I had a vague idea for a passive visualization program that was quirky and surreal and I wanted to test the hypothesis that I can bring people along in a strem of consciousness that wasn’t well-formed.
I decided to:
- Sit down and write something fun in a stream of conscious manner.
- Edit it lightly.
- Create it.
- Don’t worry about “what it’s all about”.
If I showed it to people and they were into it without me having done the deep consideration of elements and meaning, then perhaps I could save a lot of time when writing future programs.
Before I get into the results and lessons learned, here’s a quick rundown of what happens in the 10 minute program.
You see some stars and some calming music vaguely reminiscent of the beginning of Star Trek. A narrator says “This is how we relax in the future”:
There’s some explanation of how it works. Something about you having two brains and looking at one brain with the other brain:
A panda with one large paw and one small paw helps out:
Then there’s something about eating cake, a sidewalk, having big feet, walking on cabbages, being an astronaut, space potatoes, more cabbages, a ringing phone, your ear growing bigger than your head, etc.
The connections between ideas is loose at best but it’s tied together with consistent calming sounds and a mellow-voiced narrator who keeps telling you “this is how we relax in the future”.
Results of Testing
People were lukewarm on it but felt there was promise. Mostly they were trying to figure it out and assigning meaning (which, by design, it was bereft of).
What’s The Story?
People are forever trying to make sense of their world by assigning cause and effect, writing stories that tie things together, and longing for predictability and continuity. But there’s a threshold (mostly unconscious) of “trying to figure stuff out”.
Different people have different thresholds of course. Based on the feedback we received for the Curious Dinners, some people’s experience was harder and less fun because they were trying to make sense of a plot that didn’t really exist. They were trying to hook things together that weren’t made to be hooked together. Other people just took each moment as it was and find it unpleasant to not really know how it all fit together.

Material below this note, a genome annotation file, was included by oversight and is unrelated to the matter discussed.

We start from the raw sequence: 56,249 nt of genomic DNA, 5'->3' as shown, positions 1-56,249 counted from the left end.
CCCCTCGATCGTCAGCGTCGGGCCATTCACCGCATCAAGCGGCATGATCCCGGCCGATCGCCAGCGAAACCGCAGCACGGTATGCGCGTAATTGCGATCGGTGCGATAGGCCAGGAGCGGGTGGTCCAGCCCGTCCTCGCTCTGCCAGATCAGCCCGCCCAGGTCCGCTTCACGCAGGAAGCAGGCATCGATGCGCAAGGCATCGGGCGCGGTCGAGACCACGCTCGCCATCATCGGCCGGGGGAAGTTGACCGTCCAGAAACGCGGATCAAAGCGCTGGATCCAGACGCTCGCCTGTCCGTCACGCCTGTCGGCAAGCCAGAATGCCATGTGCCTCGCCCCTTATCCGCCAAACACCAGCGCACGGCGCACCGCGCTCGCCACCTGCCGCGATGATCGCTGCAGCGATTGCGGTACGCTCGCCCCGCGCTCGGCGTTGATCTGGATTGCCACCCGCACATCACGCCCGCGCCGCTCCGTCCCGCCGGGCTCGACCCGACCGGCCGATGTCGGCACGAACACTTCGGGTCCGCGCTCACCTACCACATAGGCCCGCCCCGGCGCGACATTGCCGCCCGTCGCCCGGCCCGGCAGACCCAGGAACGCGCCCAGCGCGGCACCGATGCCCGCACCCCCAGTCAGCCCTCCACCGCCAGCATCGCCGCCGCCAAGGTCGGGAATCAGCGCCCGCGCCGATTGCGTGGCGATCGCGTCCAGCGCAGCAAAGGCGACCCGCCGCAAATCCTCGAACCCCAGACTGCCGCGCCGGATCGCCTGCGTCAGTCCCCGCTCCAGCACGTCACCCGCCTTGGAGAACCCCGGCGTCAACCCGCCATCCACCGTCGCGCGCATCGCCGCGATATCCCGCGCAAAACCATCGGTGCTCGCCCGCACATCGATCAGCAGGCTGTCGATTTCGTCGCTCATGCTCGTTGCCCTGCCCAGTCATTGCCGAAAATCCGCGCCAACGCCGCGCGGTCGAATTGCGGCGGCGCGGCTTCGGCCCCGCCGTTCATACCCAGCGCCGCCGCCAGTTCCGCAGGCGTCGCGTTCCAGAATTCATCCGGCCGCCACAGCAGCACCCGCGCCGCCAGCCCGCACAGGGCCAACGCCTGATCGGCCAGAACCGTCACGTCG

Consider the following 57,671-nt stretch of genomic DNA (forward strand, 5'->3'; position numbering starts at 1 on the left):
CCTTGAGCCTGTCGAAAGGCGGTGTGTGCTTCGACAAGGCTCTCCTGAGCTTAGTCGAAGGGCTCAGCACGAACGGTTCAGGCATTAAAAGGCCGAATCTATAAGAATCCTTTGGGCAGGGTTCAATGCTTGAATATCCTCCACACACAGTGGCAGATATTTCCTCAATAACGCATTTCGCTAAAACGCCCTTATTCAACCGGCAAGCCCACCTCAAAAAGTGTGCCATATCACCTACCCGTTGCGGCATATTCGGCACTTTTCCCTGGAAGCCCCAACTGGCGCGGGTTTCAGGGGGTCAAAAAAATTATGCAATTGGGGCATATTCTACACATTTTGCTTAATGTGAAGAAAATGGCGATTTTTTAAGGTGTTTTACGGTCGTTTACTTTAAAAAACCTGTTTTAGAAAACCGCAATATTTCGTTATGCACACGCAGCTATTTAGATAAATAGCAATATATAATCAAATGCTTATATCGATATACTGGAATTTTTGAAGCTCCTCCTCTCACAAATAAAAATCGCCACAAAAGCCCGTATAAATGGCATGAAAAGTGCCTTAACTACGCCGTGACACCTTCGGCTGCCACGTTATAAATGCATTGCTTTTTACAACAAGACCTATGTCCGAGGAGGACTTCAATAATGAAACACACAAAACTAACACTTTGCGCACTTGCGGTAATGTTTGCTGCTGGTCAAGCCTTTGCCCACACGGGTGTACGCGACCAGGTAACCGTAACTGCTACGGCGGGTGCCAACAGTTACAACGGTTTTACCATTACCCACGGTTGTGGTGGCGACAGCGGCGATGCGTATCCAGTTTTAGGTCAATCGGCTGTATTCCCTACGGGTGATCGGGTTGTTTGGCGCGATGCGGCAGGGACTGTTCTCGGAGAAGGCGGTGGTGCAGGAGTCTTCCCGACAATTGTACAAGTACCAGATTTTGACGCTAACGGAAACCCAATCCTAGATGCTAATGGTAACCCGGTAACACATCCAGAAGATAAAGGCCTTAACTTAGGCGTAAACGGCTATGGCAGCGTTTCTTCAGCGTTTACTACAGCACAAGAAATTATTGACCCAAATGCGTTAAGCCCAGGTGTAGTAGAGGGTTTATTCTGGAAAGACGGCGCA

That’s not to say that one group failed and one got it right. (If there was a failure, it was on us the hosts for not explaining it was not supposed to make sense). Sometimes you benefit from trying to put it all together and other times it’s just a bunch of stuff that happens and looking for the story is an impossible and frustrating task.
With Futuro Relaxo, there was a point of “weird overwhelm”. Maybe you see space and you think “ok, we’re in space”. Then you see the panda and you think “ok, weird. but panda in space. I can handle that” Then there’s some cake and a sidewalk and space potatoes… and people start dropping like flies.
They just check out and suddenly instead of being IN the program they are looking at it from an outsider. They’ve emotionally gone to the sidelines to sit on the bench and watch the game instead of play it. And it’s really really hard to get them back. We’ve all been there: it’s that moment you are watching a tv show and say “god this is stupid”. Then you turn it off.
Some things I might have done to keep them on the inside instead of going to the outside:
- (The obvious one) Actually have a plot, arc, or connect the dots better.
- Create more breaks for them to digest the weirdness. It was a firehose of random stuff. If I had given more time between changes, their minds would start writing the story for me, perhaps. It’s amazing the lengths people will go to to make sense of things.
- Perhaps I could use a “straight man” who is going through the experience and also doesn’t understand it. At this point they have a story they can understand – the story of the straight man.
The program was to be surreal. But surreality isn’t just “a bunch of random stuff that looks like reality”. It’s a transposition of reality done in a consistent way. Maybe it’s up to the artist to communicate the transpose function to the unconscious mind of the guest. That way when the guest becomes lost in the program their unconscious mind can map it back to reality and see that things do make sense.
Other Lessons Learned
More artwork and more animations = a lot more work.
The part that worked the best I think was the sound. This could be a cognitive bias because I spent so much time getting the sound they way I wanted it. But it could also work so well because I really chased down the soul of the sound I wanted and worked really hard to get the “right” one.
The line “This is how we relax in the future” was well-received and I think the idea has promise.
I didn’t really think throwing a bunch of stuff together like this would work well, but I’m glad I tried it. It made me feel good that the time I’ve been spending on thinking things through for other programs has paid off. (Of course I don’t know how much thinking it through is required, so I could be overdoing it. But at least I know the lower bound is not zero).
I’d like to find the soul of this idea and see if I can communicate it more clearly. Developing this program further is not currently a high priority because it’s a passive program and I prefer The Eureka Room to be a more interactive, interpersonal place.